Our project looks at illustrations and images of masculinity that circulated in early twentieth-century pro- and anti-suffrage postcards and utilizes a range of digital tools including Omeka, ImagePlot, Gephi, Tableau Public, and Iconclass to explore how feminist digital humanities practices engender new visual historical narratives of masculinity.
The images we are primarily concerned with were published between 1909 and 1919, the decade leading up to the ratification of the nineteenth amendment to the U.S. Constitution.
Much work has been done on visual representations of women in suffrage postcards and cartoons more generally. Broadly speaking, scholars discuss how the strictures of white heteronormative femininity and the expectations of motherhood were important tropes in suffrage imagery. Much less, however, has been said about how depictions of masculinity, manhood, and fatherhood operated in suffrage postcards.
The preliminary results from this digital humanities approach have revealed the degree to which representations of masculinity were central to the construction of both the pro- and anti-suffrage debate. As we move forward, we will consider the tension between men and women, motherhood and fatherhood, the family, and the family of the nation that was central to suffrage postcards.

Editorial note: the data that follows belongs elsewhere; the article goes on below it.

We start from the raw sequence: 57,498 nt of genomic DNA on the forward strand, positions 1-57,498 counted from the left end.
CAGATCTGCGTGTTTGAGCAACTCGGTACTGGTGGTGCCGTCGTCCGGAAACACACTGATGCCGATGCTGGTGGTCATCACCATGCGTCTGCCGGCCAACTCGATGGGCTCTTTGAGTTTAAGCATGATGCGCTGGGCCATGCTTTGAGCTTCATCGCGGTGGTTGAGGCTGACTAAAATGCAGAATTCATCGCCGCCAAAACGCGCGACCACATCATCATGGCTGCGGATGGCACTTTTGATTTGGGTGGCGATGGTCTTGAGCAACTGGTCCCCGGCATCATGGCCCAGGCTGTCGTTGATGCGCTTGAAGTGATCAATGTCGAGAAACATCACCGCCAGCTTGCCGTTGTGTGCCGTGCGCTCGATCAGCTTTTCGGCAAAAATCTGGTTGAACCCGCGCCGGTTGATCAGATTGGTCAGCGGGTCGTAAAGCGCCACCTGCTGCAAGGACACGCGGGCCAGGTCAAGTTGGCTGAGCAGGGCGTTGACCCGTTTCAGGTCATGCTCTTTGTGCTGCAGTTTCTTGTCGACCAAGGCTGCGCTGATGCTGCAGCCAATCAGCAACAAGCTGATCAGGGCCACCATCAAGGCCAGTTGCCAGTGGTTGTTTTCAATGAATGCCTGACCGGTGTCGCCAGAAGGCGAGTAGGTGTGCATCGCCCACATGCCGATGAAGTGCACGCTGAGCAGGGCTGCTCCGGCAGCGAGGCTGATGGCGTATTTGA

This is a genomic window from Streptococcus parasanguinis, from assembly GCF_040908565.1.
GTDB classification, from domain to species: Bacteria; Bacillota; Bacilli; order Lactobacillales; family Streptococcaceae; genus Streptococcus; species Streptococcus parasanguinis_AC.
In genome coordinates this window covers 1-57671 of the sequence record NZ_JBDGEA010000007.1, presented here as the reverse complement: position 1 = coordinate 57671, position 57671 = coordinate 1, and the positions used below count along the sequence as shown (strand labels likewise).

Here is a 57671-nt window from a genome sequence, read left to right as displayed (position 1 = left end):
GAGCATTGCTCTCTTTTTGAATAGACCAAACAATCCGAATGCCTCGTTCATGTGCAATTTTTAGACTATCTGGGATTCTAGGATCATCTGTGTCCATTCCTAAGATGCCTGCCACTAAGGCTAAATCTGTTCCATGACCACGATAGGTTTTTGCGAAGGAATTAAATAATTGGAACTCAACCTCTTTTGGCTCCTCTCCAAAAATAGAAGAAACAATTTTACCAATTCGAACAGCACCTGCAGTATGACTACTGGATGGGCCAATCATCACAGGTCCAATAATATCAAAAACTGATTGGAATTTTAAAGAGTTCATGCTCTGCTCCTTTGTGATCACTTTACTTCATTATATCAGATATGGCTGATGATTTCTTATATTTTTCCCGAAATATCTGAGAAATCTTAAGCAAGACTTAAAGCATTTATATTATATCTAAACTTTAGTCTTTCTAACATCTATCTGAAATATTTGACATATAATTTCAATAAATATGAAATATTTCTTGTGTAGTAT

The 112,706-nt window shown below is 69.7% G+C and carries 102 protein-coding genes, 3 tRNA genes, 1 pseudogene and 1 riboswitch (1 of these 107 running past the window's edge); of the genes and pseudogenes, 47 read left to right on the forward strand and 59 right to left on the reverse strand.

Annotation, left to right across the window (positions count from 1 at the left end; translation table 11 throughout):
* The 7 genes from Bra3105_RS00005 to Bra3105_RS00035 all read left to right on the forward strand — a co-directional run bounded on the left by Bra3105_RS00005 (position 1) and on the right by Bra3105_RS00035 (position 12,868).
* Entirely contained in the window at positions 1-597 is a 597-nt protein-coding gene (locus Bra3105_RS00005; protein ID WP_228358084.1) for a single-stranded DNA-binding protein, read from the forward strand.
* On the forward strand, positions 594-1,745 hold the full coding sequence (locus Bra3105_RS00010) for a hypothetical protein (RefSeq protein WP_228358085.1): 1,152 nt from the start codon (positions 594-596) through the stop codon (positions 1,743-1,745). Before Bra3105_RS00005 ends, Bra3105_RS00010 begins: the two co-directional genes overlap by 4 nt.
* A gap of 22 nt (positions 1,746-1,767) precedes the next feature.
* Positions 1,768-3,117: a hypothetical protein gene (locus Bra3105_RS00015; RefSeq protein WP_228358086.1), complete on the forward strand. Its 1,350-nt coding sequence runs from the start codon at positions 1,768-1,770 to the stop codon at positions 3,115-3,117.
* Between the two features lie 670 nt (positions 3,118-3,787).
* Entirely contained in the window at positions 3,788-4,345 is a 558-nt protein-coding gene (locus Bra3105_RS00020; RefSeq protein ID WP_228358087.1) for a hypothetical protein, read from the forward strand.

Since our project is interdisciplinary in scope, crossing both history and literary studies, we consider how these images influenced and interacted both with political discourse and women’s writing of the period.
One of the goals of the Suffrage Postcard Project is to create a searchable, easy-to-use digital archive of suffrage postcards for research and teaching purposes. We hope that you will find our site useful for such purposes and ask that the site is credited by citation or hyperlink in any research or teaching.
The Suffrage Postcard Project can be followed on Twitter (@Suff_Postcards).